The British Romantic writers pose a troubling dilemma for modern readers. On one hand, we wish to associate them with revolutionary optimism and populist aspirations. Many scholars follow E. P. Thompson in holding aloft the banner of unskeptical faith in the radicalism of the youthful Romantics, lauding the political activism sympathetic with the French Revolution, the assertion of changed sexual mores, the rupture of conventional theology. On the other hand, the political drift toward Toryism and social conservatism prominent among the aging Romantics was not unheralded by a troubling antifeminist streak in personal conduct, and a facile unconcern with revolution except as an allegory of individual and artistic rebellion. Thus, for other scholars, the Romantic poets have remained in disfavor for what has been perceived as a solipsistic concern with the independent writer, individual inspiration, and detached preoccupation with originality. Pierre Macherey implicitly indicts the Romantics when he declares that "all considerations of genius, of the subjectivity of the artist, of his soul, are on principle uninteresting."(1)
But unitary definitions of radicalism are not easily fixed, for the era or for the individual writer, as the self-contradictory polemics of figures such as Rousseau and Cobbett illustrate. Contrarieties abound in every corpus, including the familiar Romantic poets, and class resonances pervade even their ostensibly apolitical theoretical statements on the nature of poetry written during the years of youthful radicalism. The objective of this essay is not to offer reprimands, but rather to issue a reminder of the contradictions and difficulties which abound in trying to read the writers of this era, and any era, for whom familiarity has led to complacency and an assumption that the political history of Romantic writers has long been mapped. Such questionings have sometimes been misunderstood or feared as attempts to reduce respect for the poets, to deaestheticize them, or to disparage their influence; but their true purpose is to warn against the reductiveness of approving only those readings of Romantic texts--and only those texts--that conform to a limited vision of the period which substitutes adulation for accuracy and reverence for a real understanding of the complex and innovative intellectual confrontations of the major Romantic poets.
In this article I shall explore some of the tacit class implications of Romantic poetics, and in so doing, I hope to illuminate a key problem faced by the Romantics, and persisting even to the present day: that of the widespread perception of literature, especially poetry, as an elitist form. Despite the populist locutions sprinkled throughout Romantic criticism, and despite the revolutionary assertions of their use of genre and political theory, Romantic writers found themselves faced with unanticipated problems when it came to addressing the inconsistently educated middle-class audience that had replaced the traditional aristocratic sponsor of poetry and now formed the new magazine-reading and book-buying public of the late eighteenth and early nineteenth centuries. As Romantic writers attempted to formulate poetics (theories of reading and writing) to locate the new social role of the poet amid a shifting audience, they were compelled to confront questions of mass readership, the boundaries of high and low culture, and the changing institutions of art. Despite the very real innovations of Romantic writers such as Wordsworth in creating a literature of "common life," the Romantic poets and critics had difficulty articulating a poetics equal to their achievement, and indeed, they often fearfully sought to avoid association with working-class and even middle-class audiences and writers.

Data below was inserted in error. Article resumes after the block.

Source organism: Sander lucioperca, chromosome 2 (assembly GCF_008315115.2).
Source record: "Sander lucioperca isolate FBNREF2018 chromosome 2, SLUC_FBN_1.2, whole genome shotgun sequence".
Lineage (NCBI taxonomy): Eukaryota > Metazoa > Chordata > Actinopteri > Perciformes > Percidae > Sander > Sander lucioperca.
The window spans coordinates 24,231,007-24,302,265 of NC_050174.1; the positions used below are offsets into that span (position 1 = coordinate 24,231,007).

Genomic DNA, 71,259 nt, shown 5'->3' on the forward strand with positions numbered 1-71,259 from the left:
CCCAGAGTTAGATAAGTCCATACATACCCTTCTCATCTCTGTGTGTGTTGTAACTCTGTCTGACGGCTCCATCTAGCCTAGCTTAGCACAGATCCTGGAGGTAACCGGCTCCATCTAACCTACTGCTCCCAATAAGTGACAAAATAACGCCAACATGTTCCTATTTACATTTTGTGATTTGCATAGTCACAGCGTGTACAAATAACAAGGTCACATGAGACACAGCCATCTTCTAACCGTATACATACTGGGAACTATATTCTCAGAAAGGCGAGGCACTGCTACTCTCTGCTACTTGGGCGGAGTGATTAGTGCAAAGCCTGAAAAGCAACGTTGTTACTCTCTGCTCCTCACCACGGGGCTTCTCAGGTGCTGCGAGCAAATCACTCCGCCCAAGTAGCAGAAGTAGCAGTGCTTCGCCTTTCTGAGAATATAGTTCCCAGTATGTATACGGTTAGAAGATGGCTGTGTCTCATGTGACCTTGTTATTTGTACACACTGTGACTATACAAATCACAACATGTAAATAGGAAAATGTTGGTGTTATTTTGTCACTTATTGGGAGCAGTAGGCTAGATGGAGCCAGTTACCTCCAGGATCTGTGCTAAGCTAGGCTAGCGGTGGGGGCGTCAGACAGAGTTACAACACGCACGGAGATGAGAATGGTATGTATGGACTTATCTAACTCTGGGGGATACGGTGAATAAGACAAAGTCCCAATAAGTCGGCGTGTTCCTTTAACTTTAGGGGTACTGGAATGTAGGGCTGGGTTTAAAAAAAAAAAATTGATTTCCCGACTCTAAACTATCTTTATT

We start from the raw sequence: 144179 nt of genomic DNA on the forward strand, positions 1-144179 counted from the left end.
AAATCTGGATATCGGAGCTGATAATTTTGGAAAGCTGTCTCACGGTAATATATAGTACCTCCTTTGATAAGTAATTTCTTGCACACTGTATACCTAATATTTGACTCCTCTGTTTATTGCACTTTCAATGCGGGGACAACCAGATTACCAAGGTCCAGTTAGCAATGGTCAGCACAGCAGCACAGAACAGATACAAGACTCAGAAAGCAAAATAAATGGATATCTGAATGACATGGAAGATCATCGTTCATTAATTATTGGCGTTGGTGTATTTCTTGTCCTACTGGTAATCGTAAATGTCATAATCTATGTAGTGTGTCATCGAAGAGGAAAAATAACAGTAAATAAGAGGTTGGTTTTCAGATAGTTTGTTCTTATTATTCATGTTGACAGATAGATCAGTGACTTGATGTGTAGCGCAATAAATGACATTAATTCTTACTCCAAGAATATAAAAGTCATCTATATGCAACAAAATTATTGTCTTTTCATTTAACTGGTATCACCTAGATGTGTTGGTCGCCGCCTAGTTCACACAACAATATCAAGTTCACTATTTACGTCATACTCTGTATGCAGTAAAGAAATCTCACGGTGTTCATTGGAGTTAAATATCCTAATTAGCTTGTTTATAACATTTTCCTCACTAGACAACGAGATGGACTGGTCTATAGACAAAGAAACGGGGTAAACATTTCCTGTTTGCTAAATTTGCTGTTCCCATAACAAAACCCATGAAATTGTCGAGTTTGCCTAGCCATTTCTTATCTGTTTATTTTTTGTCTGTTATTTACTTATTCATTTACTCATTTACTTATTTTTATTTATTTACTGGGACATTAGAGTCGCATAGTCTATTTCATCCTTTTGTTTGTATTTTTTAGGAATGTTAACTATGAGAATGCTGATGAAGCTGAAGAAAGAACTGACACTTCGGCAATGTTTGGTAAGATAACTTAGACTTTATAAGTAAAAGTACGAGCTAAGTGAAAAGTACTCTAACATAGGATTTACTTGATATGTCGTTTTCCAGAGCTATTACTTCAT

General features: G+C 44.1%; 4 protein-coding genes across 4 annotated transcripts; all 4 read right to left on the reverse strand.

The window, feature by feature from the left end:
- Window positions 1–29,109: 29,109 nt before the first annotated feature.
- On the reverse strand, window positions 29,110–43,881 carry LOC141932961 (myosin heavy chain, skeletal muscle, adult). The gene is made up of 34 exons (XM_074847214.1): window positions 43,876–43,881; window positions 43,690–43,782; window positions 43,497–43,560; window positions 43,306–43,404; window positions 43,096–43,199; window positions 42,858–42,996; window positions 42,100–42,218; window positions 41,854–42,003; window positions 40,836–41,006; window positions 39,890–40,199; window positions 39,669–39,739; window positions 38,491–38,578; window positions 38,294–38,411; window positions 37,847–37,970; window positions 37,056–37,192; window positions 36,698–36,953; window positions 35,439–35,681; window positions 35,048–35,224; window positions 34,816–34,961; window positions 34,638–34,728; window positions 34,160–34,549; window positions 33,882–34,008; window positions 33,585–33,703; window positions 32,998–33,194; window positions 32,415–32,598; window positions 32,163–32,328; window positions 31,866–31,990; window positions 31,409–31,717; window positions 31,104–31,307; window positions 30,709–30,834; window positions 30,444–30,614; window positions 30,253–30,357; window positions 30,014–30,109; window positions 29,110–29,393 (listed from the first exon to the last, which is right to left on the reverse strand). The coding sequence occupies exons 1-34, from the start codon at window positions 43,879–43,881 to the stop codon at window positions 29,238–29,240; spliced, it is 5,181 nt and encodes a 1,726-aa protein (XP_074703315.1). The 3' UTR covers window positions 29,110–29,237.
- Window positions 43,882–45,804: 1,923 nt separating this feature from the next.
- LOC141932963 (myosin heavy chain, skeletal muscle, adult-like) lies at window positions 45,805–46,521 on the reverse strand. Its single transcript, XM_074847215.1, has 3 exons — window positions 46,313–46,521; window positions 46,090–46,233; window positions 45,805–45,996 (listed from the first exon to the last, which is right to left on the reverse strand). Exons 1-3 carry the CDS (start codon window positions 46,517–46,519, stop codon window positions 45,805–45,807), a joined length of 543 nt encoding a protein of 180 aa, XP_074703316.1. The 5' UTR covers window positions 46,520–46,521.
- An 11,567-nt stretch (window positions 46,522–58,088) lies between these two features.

In this context, I am particularly interested in the frequent use of the term "common" in Romantic poetics--common man, common life, common speech, common sense, common feelings, common taste--expressions indebted to Johnson's exploration of the "common reader," a topic inherited from Theophilus Cibber's earlier Lives of the Poets, and later popularized by Virginia Woolf. Despite the prevalence of the prefix, it is, as Walter Benjamin wisely says in reference to common sense, "unquantifiable."(2) For the Romantics, however, as they sought to navigate the quicksands of the literary marketplace, its vagueness offered comforting populist reassurances without explicit liabilities. Such was the intellectual predicament of the Romantics: they tried to court a buying audience but feared the devaluating taint of mass culture; the temptation to enlist the common reader competed with nostalgia for the aristocratic fit-though-few.
De Quincey and Hazlitt, prose writers who styled themselves intellectuals yet dealt regularly with the popular periodical audience, present the most vivid exposition of the dilemma. Writing for the Magazines and Reviews gave them a visibility and recognition they viewed with the ambivalence of pleasure and disdain. De Quincey grumbled to Emerson that Tait's Magazine had "vulgarized" his works, and Hazlitt sniffed, "It is not everyone who can write third-rate books.... I attempted a more popular style, and succeeded." As the Romantics were aware, the "`poor forked animal,'" the unaccommodated author, had an increasingly diverse and therefore more difficult audience to please in the wake of wider literacy, improved middle-class standards of living, and advances in print technology that permitted the surge of periodical circulation.(3) The Reviews, with their standard practice of using lengthy excerpts, also provided an instrument of distribution that far exceeded previous mechanisms. But if the Romantics (like every other generation of authors), dreamed of an ideal appreciative audience, when they articulated their theories of poetry they more often depicted themselves victimized by a tyrannical, uninformed, or inconstant readership.(4)